The diagnosis of extra-pulmonary tuberculosis is difficult and often made postoperatively. Delay in diagnosis is common, averaging 4-28 months [13]. In our case the diagnosis delay was 1 year. A chest X –Ray, may show osteopenia, soft tissue swelling and minimal periosteal reaction. In this case the chest X –Ray was normal. However, a normal chest X-Ray does not exclude the possibility of current or previous tuberculosis infection. Ultrasonography is a useful imaging technique to demonstrate the focus of bone infection and the extent of the disease [13]. The next diagnosis procedure would be chest CT-scan with good sensitivity and specificity for osteomyelitis. This exam does not differentiate between infecting agents, and can be useful to rule out pulmonary or node involvement [10]. The typical findings of CT images on bone setting is features of centrally-low attenuation with peripheral rim enhancement of soft tissue lesion [14,15] as shown in our case.

Magnetic Resonance Imaging appears to be slightly superior to CT in disclosing the characteristics, the extent of mass and the location [16]. Percutaneous needle aspiration and biopsy is the most likely procedure to have relatively non-invasive features [17]. In order to achieve positivity of sampling, an exact location from an imaging study is necessary. Smear and culture of acid fast bacilli from the aspirates should be obtained whenever tuberculosis is suspected. Recently, polymerized chain reaction was shown to be a sensitive method for the detection of tuberculosis bacilli from the aspirates [18]. Tuberculin positivity in adult population is so high in tuberculosis endemic countries that the tuberculin test was not helpful in diagnosis.

Many Complications of thoracic wall tuberculosis may occur including extension of tuberculosis abscess into the mediastinum, pleural cavity, lung parenchyma or subcutaneous tissues as discharging sinus. Secondary infection, spontaneous fractures of the sternum, compression or erosion of the large blood vessels was also reported. In our patient there was no complication and the infection was confined to costal cartilage and adjacent subcutaneous tissues.

There is still no consensus on the optimal therapy of chest wall tuberculosis. But current recommendations for the treatment of rib tuberculosis include a two-month initial phase of Isoniazid, Rifampicin, Ethambutol, Pyrazinamide followed by a six to twelve months regimen of Isoniazid and Rifampicin [1].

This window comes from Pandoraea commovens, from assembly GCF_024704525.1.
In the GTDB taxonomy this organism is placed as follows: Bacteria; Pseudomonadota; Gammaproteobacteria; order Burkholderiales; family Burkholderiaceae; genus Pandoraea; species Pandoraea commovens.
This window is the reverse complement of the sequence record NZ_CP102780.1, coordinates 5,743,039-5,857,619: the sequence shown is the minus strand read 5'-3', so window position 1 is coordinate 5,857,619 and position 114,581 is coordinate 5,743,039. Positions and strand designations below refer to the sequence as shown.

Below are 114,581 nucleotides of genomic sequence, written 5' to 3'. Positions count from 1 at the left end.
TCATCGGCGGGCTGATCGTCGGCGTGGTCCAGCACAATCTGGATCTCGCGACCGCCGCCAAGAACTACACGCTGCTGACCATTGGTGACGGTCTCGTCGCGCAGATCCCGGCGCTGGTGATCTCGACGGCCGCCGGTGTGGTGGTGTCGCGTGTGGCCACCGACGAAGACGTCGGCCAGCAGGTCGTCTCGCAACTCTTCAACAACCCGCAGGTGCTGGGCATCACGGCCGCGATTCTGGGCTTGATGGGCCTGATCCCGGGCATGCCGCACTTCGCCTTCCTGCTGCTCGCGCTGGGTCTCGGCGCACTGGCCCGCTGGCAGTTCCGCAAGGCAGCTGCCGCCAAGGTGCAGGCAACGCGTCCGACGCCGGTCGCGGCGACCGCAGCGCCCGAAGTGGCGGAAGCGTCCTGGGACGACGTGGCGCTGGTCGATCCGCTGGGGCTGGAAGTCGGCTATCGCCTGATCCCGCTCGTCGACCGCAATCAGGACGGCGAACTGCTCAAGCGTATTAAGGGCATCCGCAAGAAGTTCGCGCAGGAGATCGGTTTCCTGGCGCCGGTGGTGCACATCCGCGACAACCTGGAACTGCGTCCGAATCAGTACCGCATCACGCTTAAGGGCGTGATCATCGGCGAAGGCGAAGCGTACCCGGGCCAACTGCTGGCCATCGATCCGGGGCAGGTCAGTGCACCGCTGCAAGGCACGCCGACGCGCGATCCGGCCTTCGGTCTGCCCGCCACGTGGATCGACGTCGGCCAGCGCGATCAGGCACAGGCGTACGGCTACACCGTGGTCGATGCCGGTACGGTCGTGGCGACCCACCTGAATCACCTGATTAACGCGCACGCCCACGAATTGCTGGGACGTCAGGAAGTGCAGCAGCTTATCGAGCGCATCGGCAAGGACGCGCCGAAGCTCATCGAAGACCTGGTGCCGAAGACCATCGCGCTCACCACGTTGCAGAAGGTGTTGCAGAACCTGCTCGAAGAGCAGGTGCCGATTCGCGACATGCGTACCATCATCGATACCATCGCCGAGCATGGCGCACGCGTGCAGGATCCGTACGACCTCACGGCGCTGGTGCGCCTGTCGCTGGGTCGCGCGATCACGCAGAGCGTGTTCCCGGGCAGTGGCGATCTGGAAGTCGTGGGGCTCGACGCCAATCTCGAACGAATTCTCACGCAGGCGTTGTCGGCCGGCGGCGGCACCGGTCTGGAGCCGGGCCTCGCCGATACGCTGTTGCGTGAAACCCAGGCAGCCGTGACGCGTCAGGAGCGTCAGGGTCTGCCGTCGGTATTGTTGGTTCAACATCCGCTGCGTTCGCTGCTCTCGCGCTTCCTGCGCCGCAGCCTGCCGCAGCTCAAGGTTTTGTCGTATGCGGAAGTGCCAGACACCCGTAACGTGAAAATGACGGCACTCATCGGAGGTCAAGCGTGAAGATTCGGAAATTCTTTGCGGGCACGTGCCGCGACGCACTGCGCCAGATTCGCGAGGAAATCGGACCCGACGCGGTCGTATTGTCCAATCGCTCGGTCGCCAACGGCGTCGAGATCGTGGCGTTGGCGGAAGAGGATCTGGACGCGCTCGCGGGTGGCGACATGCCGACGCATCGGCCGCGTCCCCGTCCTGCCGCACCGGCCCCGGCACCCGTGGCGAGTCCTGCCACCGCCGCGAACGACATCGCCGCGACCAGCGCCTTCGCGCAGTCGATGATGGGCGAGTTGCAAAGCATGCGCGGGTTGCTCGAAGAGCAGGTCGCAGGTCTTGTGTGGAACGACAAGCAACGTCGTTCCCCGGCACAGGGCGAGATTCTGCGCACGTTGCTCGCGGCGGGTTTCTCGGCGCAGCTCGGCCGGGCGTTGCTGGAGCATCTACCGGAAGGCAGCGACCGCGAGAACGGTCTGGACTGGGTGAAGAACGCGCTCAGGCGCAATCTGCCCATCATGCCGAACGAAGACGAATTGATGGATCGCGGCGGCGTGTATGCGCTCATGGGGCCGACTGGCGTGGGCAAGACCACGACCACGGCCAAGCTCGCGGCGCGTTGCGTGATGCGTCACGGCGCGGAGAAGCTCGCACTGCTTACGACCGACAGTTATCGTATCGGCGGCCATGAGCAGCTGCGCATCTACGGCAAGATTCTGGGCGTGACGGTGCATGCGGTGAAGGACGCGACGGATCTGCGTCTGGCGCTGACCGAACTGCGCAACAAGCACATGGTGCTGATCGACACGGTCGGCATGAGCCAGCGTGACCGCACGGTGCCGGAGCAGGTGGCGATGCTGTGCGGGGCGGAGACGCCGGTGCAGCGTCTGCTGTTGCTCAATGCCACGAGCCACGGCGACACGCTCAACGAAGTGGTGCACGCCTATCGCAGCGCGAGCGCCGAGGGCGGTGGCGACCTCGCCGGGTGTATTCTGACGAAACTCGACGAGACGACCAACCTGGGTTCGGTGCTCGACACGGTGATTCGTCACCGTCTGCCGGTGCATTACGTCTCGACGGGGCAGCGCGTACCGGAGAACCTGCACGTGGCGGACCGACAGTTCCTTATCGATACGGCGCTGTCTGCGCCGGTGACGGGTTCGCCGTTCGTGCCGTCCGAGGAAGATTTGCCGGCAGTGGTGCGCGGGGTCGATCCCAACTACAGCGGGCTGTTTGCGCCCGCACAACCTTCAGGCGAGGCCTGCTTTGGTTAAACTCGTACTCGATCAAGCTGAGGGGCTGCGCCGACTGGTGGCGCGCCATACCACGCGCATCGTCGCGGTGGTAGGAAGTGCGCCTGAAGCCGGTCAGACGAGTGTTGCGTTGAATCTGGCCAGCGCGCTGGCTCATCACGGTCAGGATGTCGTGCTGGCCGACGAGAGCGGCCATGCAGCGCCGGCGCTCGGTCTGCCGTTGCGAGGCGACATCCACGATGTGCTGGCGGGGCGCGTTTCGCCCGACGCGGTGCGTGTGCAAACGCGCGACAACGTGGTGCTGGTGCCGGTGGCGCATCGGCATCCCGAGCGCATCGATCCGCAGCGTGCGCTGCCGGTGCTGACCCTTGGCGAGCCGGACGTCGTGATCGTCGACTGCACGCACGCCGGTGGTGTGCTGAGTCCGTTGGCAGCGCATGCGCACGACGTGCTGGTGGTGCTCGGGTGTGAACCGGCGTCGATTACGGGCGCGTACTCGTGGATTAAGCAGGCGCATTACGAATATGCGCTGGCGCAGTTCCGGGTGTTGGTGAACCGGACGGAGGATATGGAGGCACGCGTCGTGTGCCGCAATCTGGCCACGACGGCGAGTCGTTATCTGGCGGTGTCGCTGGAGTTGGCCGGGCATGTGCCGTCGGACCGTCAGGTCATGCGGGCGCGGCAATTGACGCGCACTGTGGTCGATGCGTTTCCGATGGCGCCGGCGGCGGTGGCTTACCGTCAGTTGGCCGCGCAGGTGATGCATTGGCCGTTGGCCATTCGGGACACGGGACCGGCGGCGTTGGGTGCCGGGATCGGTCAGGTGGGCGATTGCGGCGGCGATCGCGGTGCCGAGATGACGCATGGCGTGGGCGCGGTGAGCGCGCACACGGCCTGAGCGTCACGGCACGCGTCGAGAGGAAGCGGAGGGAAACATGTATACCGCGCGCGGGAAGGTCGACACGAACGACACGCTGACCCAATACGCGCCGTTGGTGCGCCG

Surgical debridement ad curettage of affected bone in skeletal tuberculosis has been recommended because it removes bacilli sequestrated in necrotic tissue, which is inaccessible to early healing [1]. Our patient responded well to this adjuvant medical treatment.

Conclusion

This case illustrates that primary rib cartilage tuberculosis is a rare disorder worldwide, and needs high index of suspicion for diagnosis, based on clinical, radiological and microscopical backgrounds.

Physicians should always put costal tuberculosis in the list of differential diagnosis. Until now there has been no standard treatment. However, it’s believed that the conservative management with antituberculous agent should be first line treatment, in case of failure of this treatment, surgical intervention can be considered.

Financial support

None.

Conflict of interest

The authors have no conflict of interest to declare.

Patient consent

Informed consent was taken from the patient for case publication.

References

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Editorial Information

Editor-in-Chief

J. Michael Millis
University of Chicago

Article Type

Case Report

Publication history

Received date: March 17, 2017
Accepted date: April 18, 2017
Published date: April 20, 2017

Copyright

© 2017 Toumi O. This is an open-access article distributed under the terms of the Creative Commons Attribution License, which permits unrestricted use, distribution, and reproduction in any medium, provided the original author and source are credited.

Citation

Toumi O, Ammar H, Jabra SB, et al. (2017) Primary chest wall abscess caused by tuberculous costal chondritis: A case report. Glob Surg, Volume 3(3): DOI: 10.15761/GOS.1000159

Corresponding author

Toumi O

Department of surgery, Fattoumabourguiba hospital, Monastir, Tunisia, Tel: +21652688551

Figure 1. a and b axial, c coronal and d sagittal non enhanced CT scan images of the chest of a patient with costochondral tuberculosis showed a Subcutaneous soft tissue thickening in the left parasternal region over the anterior arch of left 6 th rib costochondral area, extending and eroding posteriorly into the costal cartilage which is containing a centimetric hypodense area.

Figure 2. Histological examination showed large area of caseous necrosis bordered by epitheloid cells.